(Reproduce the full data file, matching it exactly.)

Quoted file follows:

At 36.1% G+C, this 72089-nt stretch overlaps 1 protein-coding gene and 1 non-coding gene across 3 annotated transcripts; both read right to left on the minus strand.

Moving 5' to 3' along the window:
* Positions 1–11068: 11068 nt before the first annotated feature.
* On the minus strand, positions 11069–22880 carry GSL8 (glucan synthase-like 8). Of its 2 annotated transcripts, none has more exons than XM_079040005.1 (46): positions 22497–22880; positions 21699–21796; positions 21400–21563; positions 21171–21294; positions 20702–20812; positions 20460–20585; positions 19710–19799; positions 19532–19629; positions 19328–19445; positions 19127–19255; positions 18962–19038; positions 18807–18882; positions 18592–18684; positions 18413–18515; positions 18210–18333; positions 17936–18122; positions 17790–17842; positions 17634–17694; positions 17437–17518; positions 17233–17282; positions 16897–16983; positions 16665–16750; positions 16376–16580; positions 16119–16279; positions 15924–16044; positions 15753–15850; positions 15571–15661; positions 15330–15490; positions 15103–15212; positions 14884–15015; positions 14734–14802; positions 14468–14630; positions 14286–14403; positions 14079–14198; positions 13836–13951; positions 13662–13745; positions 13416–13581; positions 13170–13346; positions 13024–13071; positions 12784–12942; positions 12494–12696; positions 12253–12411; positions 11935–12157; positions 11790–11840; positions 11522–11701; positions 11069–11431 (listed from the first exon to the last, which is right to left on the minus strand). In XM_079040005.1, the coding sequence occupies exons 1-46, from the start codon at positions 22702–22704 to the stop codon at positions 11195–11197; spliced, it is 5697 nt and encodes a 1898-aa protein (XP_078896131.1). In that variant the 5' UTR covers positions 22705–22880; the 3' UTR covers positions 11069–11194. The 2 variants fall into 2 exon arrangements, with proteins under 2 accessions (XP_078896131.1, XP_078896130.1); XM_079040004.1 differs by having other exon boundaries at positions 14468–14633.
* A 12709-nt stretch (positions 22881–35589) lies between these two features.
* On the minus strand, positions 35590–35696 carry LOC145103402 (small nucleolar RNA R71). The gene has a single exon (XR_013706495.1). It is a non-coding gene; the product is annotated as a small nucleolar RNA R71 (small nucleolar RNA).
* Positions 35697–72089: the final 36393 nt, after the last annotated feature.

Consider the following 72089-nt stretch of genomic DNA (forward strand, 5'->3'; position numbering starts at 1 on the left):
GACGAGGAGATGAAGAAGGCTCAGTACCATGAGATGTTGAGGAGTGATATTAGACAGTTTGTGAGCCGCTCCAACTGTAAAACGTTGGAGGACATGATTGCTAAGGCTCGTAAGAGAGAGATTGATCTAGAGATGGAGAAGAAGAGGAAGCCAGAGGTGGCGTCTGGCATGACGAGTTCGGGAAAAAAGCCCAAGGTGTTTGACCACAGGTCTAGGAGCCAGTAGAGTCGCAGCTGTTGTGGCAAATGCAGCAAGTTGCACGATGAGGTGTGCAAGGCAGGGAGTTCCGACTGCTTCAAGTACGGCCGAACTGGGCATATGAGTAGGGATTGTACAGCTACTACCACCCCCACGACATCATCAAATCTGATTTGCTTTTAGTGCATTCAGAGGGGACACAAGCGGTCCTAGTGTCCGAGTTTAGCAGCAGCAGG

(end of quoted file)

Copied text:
At 36.1% G+C, this 72089-nt stretch overlaps 1 protein-coding gene and 1 non-coding gene across 3 annotated transcripts; both read right to left on the minus strand.

Moving 5' to 3' along the window:
* Positions 1–11068: 11068 nt before the first annotated feature.
* On the minus strand, positions 11069–22880 carry GSL8 (glucan synthase-like 8). Of its 2 annotated transcripts, none has more exons than XM_079040005.1 (46): positions 22497–22880; positions 21699–21796; positions 21400–21563; positions 21171–21294; positions 20702–20812; positions 20460–20585; positions 19710–19799; positions 19532–19629; positions 19328–19445; positions 19127–19255; positions 18962–19038; positions 18807–18882; positions 18592–18684; positions 18413–18515; positions 18210–18333; positions 17936–18122; positions 17790–17842; positions 17634–17694; positions 17437–17518; positions 17233–17282; positions 16897–16983; positions 16665–16750; positions 16376–16580; positions 16119–16279; positions 15924–16044; positions 15753–15850; positions 15571–15661; positions 15330–15490; positions 15103–15212; positions 14884–15015; positions 14734–14802; positions 14468–14630; positions 14286–14403; positions 14079–14198; positions 13836–13951; positions 13662–13745; positions 13416–13581; positions 13170–13346; positions 13024–13071; positions 12784–12942; positions 12494–12696; positions 12253–12411; positions 11935–12157; positions 11790–11840; positions 11522–11701; positions 11069–11431 (listed from the first exon to the last, which is right to left on the minus strand). In XM_079040005.1, the coding sequence occupies exons 1-46, from the start codon at positions 22702–22704 to the stop codon at positions 11195–11197; spliced, it is 5697 nt and encodes a 1898-aa protein (XP_078896131.1). In that variant the 5' UTR covers positions 22705–22880; the 3' UTR covers positions 11069–11194. The 2 variants fall into 2 exon arrangements, with proteins under 2 accessions (XP_078896131.1, XP_078896130.1); XM_079040004.1 differs by having other exon boundaries at positions 14468–14633.
* A 12709-nt stretch (positions 22881–35589) lies between these two features.
* On the minus strand, positions 35590–35696 carry LOC145103402 (small nucleolar RNA R71). The gene has a single exon (XR_013706495.1). It is a non-coding gene; the product is annotated as a small nucleolar RNA R71 (small nucleolar RNA).
* Positions 35697–72089: the final 36393 nt, after the last annotated feature.

Consider the following 72089-nt stretch of genomic DNA (forward strand, 5'->3'; position numbering starts at 1 on the left):
GACGAGGAGATGAAGAAGGCTCAGTACCATGAGATGTTGAGGAGTGATATTAGACAGTTTGTGAGCCGCTCCAACTGTAAAACGTTGGAGGACATGATTGCTAAGGCTCGTAAGAGAGAGATTGATCTAGAGATGGAGAAGAAGAGGAAGCCAGAGGTGGCGTCTGGCATGACGAGTTCGGGAAAAAAGCCCAAGGTGTTTGACCACAGGTCTAGGAGCCAGTAGAGTCGCAGCTGTTGTGGCAAATGCAGCAAGTTGCACGATGAGGTGTGCAAGGCAGGGAGTTCCGACTGCTTCAAGTACGGCCGAACTGGGCATATGAGTAGGGATTGTACAGCTACTACCACCCCCACGACATCATCAAATCTGATTTGCTTTTAGTGCATTCAGAGGGGACACAAGCGGTCCTAGTGTCCGAGTTTAGCAGCAGCAGG